Whatever I did never felt like enough.
When I was a teenager, I was always desperate to move onto the next stage, convinced it would be the one that would make me happy. I trained to be a solicitor for 6 years but instead of feeling successful, I felt stuck in something that made me miserable.
I fell in love with teaching and moved to Spain and Qatar to do it, but by 2016 I had fallen out of love with that. I counted the minutes until the end of the workday and lived for the weekends, unsure of how long I could keep doing an “important” job without truly loving it.
On the surface I looked like I had everything, and I could certainly post the beautiful photos to social media to back it up, but I was far more worried about how my life looked to others than committed to living a life that was true to me.
I would dream of giving up my work and doing something I loved. Only I had no idea what that was, or if I did, I wasn’t willing to admit it to myself and take steps to get there.
In 2017 I was forced into slowing down and connecting deeply with who I was when I had a bad bout of glandular fever (mono) and became at one with my sofa, struggling to even get to the bathroom or make myself a drink. Meditation became my lifeline, podcasts were my constant companions and yet all I could worry about was whether people were angry at me for not working.
As I waded through the shame and guilt of not teaching and letting my class down, not being there for my friends & family and believing that I was an awful wife, I kept returning to the idea that I needed to do more of what was right for me. Yes, I had roles to play, but were they more important than my own physical and mental health? No way.
As I began to work out what I needed to recover and relax, things began to change for me. Slowly at first, but then as they gathered momentum, I realised that I was made for more than just a pay check and living for the weekends and that I could not be defined by anything other than what I had inside. I gave less to others and had more to give myself. I prioritised my own well being even though it was hard to do less and live in a different way at times.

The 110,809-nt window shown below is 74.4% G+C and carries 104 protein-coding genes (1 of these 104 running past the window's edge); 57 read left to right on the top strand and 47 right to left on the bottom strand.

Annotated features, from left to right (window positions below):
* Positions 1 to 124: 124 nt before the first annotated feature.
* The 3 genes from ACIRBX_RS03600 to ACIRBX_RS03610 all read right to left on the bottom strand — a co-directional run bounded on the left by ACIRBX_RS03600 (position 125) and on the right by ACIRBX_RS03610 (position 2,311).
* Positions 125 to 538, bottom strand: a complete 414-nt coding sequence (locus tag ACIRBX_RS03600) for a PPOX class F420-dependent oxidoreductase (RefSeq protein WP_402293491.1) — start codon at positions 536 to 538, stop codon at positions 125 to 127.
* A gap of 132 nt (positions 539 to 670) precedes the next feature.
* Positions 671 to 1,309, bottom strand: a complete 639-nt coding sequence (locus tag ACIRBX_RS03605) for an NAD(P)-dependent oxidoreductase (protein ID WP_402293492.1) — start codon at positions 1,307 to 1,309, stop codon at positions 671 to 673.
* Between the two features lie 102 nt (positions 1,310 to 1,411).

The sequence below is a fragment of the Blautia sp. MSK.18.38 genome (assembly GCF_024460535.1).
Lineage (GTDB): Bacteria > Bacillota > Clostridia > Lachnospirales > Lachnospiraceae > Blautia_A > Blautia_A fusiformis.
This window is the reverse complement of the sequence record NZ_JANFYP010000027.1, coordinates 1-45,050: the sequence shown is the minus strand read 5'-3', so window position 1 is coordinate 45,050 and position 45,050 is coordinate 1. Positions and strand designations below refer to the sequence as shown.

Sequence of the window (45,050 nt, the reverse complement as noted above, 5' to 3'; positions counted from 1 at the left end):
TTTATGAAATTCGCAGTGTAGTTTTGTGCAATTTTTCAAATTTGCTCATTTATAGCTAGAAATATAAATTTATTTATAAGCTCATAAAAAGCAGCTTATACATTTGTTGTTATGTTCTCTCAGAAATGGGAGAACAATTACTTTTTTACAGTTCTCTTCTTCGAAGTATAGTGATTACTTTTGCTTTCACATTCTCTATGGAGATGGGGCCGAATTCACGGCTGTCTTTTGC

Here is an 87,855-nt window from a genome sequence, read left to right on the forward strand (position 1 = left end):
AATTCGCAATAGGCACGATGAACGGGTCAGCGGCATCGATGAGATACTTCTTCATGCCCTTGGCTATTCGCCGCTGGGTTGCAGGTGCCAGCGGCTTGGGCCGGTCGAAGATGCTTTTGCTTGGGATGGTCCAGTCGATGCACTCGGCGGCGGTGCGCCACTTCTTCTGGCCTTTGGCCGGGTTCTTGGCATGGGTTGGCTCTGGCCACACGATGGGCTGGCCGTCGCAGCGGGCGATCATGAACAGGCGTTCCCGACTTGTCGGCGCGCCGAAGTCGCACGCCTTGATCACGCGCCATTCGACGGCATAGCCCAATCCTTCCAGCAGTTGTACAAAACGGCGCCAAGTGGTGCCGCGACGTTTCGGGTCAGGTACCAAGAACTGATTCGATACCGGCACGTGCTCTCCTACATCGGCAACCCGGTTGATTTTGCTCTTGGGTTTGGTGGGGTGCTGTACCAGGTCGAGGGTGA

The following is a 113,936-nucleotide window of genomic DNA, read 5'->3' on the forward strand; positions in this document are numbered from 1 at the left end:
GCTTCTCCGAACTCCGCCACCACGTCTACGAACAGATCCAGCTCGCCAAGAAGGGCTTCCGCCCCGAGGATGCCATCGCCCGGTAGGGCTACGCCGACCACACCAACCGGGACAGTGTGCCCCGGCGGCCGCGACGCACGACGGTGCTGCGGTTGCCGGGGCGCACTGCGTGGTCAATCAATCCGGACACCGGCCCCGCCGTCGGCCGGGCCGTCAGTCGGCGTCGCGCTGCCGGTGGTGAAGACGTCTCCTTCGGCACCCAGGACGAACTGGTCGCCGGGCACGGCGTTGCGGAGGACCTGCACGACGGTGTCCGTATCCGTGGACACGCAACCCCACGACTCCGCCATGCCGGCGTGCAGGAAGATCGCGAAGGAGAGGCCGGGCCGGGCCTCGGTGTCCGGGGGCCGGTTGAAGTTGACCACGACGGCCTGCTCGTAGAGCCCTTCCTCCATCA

The more I learnt about myself, the more confident I became. My anxiety became a thing of the past. I realised my identity wasn’t tied to the money I made or where I went nor was it anything to do with how many steps I took in a day or the number on the scales. My life had slowed down and contracted in a massive way but as I began to heal it was as though the whole world was open to me, as I accepted myself for who I was in a deep and true way.
By the time I began to consider life coaching as a way to support and help other people who wanted more from their lives, I knew I had lots to share. I’m passionate about finding a way of living that really suits you and it’s been the best thing I have ever done in my life. Now I feel fulfilled and excited by my work every day, am doing bigger things than I ever imagined and facing my fears along the way, as well as making a change in the world. I don’t have to subscribe to the idea that changing careers and moving to different places is flaky. I don’t have to do what everyone else is doing. It’s OK to take risks, to find what lights me up and to change.
I believe that you, like everyone, have a purpose in life and the ability to create whatever you dream of. It’s not always comfortable to challenge ourselves but the results are extraordinary and I’m ready to share my tools with you.
Life is too short to be just fine. It’s time to wake up, get off autopilot and create a life you’re excited to lead.